Fake goods have existed for as long as there has been demand for the genuine article: from bogus Medieval relics to designer handbags with wonky stitching. And today’s cosmetics market is one of the hardest hit.
“The counterfeit problem in general is huge,” says Mary Kernohan, Head of Nurture at brand protection company SnapDragon, whose proprietary software identifies infringing products and sellers. “A recent report from the OECD [Organisation for Economic Co-operation and Development] revealed that, in 2019, the international trade of counterfeit goods and pirated products amounted to as much as US$464bn, or 2.5% of world trade.
“For cosmetics and personal care in particular, the industry loses around $5.4bn in sales every year due to counterfeits. It is one of the worst hit industries when it comes to fakes.”
Daniel Shapiro, VP of Strategic Partnerships & Brand Relationships at digital revenue recovery firm Red Points, adds: “In recent years we have witnessed a spike of fake websites impersonating cosmetics brands in order to defraud customers. In most cases, unsuspecting consumers will turn to the genuine brand for compensation or to complain.”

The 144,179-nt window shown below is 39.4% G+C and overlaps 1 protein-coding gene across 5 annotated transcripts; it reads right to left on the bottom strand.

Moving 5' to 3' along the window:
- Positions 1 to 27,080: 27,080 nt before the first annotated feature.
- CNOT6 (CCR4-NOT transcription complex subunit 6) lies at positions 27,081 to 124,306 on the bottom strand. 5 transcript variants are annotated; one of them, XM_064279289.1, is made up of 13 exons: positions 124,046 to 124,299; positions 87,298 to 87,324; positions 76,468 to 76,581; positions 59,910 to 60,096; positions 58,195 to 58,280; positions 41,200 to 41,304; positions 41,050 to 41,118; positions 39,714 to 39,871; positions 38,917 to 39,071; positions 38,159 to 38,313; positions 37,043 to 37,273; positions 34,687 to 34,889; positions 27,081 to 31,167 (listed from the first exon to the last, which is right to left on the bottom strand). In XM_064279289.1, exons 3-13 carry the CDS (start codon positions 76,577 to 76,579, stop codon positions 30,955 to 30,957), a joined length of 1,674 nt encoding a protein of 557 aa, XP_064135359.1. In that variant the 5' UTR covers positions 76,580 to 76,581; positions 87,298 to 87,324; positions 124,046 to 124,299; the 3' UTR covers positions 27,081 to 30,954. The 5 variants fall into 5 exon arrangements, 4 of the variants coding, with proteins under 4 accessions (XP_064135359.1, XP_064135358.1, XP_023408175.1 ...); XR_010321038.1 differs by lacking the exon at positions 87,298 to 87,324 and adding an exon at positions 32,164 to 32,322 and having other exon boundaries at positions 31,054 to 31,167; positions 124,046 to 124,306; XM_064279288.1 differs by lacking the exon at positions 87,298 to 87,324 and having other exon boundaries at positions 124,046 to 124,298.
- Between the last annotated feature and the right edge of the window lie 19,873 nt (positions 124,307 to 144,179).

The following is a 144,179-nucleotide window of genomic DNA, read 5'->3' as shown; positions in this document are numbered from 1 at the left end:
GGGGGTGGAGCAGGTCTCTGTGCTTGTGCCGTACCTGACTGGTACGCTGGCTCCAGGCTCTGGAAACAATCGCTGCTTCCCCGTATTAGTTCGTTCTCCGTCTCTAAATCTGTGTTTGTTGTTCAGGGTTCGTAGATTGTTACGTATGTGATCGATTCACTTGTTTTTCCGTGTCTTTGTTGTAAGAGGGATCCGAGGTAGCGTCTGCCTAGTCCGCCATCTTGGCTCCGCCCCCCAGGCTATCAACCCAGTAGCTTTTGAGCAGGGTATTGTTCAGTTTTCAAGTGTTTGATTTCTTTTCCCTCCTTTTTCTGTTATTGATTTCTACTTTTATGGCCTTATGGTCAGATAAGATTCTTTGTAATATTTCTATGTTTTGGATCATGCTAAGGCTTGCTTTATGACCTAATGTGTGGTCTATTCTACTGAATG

The hit to health
“Counterfeit cosmetics are a dangerous part of the fakes market,” comments Detective Sergeant Andrew Masterson from the City of London Police’s Police Intellectual Property Crime Unit (PIPCU).
Part of the issue with fake beauty goods lies in their potential harm to consumer health, as Masterson explains: “The biggest concern around counterfeit cosmetics is that they can harm users, some of whom aren’t aware that they’re buying fake products.”
The inclusion of substances whose use is banned or restricted in cosmetics “can cause skin irritation and, if mixed with other products, react to cause lasting damage”, he adds.